How to Get Around in France

 

Stop sign in France
Unmistakable in Any Language

Planning Your French Getaway

If you’re planning a trip to France, you’re probably overwhelmed with the number of decisions that you have to make.  Unless you can spend at least a year there, you won’t be able to see or experience a fraction of all that France, the most visited country in the world, has to offer.

One of the biggest decisions is how to get around once you arrive. And, like most of the decisions involved in planning a trip to France, it won’t necessarily be an easy one.

There is one obvious decision to make, though:  If you’re planning to stay in Paris for all or part of your trip, don’t even briefly consider renting a car while you’re there. The public transportation system in Paris is exceptional, while the driving and traffic conditions are a nightmare for non-Parisians.  Parking is expensive and nearly impossible to find anywhere near where you’ll want to park.

Using public transportation in Paris is a snap with the Citymapper, an app for Android and iPhones.  Citymapper is the app that Parisians use to navigate the City of Lights.  Citymapper shows you how to get where you want to go on foot, by the ubiquitous rental bikes  (Velib’),  by Metro, bus, or taxi.  It’s easy to use, and won’t take up any room or weigh an extra ounce in your luggage.

The Pont du Gard near Nimes

When to Rent a Car in France

For travel outside of Paris, a rental car can open many opportunities to experience France in ways that you’ll miss if you travel by train, plane, bus, or some combination of them.

For instance, I took the train from Antibes to Nimes last year. The train ride was great: lots to see, very comfortable, and remarkably fast. Nimes is an intriguing city with lots of remnants that are at least a couple thousand years old, a town artisan and farmer’s market that stretches for blocks, and an ancient town center that is lovingly maintained for countless centuries by the Nimois.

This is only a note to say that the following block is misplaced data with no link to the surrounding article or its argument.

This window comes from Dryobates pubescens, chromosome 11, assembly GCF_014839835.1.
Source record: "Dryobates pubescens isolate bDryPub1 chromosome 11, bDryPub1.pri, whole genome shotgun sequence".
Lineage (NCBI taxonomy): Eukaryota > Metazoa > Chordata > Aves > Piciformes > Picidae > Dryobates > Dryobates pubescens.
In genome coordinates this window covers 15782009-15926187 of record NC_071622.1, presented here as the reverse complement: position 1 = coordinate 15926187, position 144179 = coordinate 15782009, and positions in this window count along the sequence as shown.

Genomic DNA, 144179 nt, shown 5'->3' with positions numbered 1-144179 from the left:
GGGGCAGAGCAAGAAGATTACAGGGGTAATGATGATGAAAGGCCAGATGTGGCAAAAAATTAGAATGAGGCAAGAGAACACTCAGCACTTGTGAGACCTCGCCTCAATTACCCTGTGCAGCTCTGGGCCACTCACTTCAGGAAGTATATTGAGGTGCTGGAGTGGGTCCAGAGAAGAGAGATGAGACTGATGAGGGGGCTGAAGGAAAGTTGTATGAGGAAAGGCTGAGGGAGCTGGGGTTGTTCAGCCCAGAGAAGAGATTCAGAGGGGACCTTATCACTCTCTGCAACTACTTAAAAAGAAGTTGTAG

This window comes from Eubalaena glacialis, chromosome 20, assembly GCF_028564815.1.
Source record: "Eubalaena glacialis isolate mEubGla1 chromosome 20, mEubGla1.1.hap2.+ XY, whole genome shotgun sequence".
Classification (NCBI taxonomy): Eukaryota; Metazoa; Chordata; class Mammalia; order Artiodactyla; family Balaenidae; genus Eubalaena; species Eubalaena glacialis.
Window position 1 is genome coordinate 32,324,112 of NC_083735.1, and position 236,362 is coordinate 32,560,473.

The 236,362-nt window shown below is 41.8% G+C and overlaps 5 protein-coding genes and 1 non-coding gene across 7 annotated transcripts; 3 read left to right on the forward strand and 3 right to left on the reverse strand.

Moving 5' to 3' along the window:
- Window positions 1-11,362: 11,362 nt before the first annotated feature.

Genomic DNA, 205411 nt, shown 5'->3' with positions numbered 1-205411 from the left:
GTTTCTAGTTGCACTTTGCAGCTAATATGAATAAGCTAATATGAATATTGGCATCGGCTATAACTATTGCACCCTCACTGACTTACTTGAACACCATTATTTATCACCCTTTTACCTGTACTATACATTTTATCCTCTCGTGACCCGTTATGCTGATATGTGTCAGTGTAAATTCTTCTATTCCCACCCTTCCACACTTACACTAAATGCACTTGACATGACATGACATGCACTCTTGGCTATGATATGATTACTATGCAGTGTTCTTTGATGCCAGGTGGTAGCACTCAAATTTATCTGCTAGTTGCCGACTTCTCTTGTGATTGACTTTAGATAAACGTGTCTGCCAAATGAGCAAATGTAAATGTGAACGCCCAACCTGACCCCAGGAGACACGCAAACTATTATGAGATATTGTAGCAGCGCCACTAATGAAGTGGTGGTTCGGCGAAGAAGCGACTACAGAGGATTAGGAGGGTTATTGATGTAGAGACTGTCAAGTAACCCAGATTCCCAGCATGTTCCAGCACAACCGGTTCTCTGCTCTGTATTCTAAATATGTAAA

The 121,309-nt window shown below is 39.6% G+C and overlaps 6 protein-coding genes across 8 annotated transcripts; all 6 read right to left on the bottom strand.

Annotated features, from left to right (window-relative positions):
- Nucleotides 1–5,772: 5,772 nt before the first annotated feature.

The train ride made the trip stress free and gave me an opportunity to watch Provenance flash by as we sped to our destination.  But the Pont du Gard, a nearby Roman aqueduct built around 2,000 years ago, is one of the most photographed sights in the region, and one that I didn’t want to miss.  But there was no easy way to visit without a car. Not only did we miss the Pont, but we also missed market day in the Place aux Herbes in Uzès.  Rats.  All because I didn’t rent a car.

At the same time, I didn’t have to worry about parking on the narrow streets of Nimes, or getting sideswiped in a tight parking space by a careless driver.   There are trade-offs to car rental, but there are also times when it’s imminently sensible.

Autoroute in Provence
Highway along the Cote d’Azur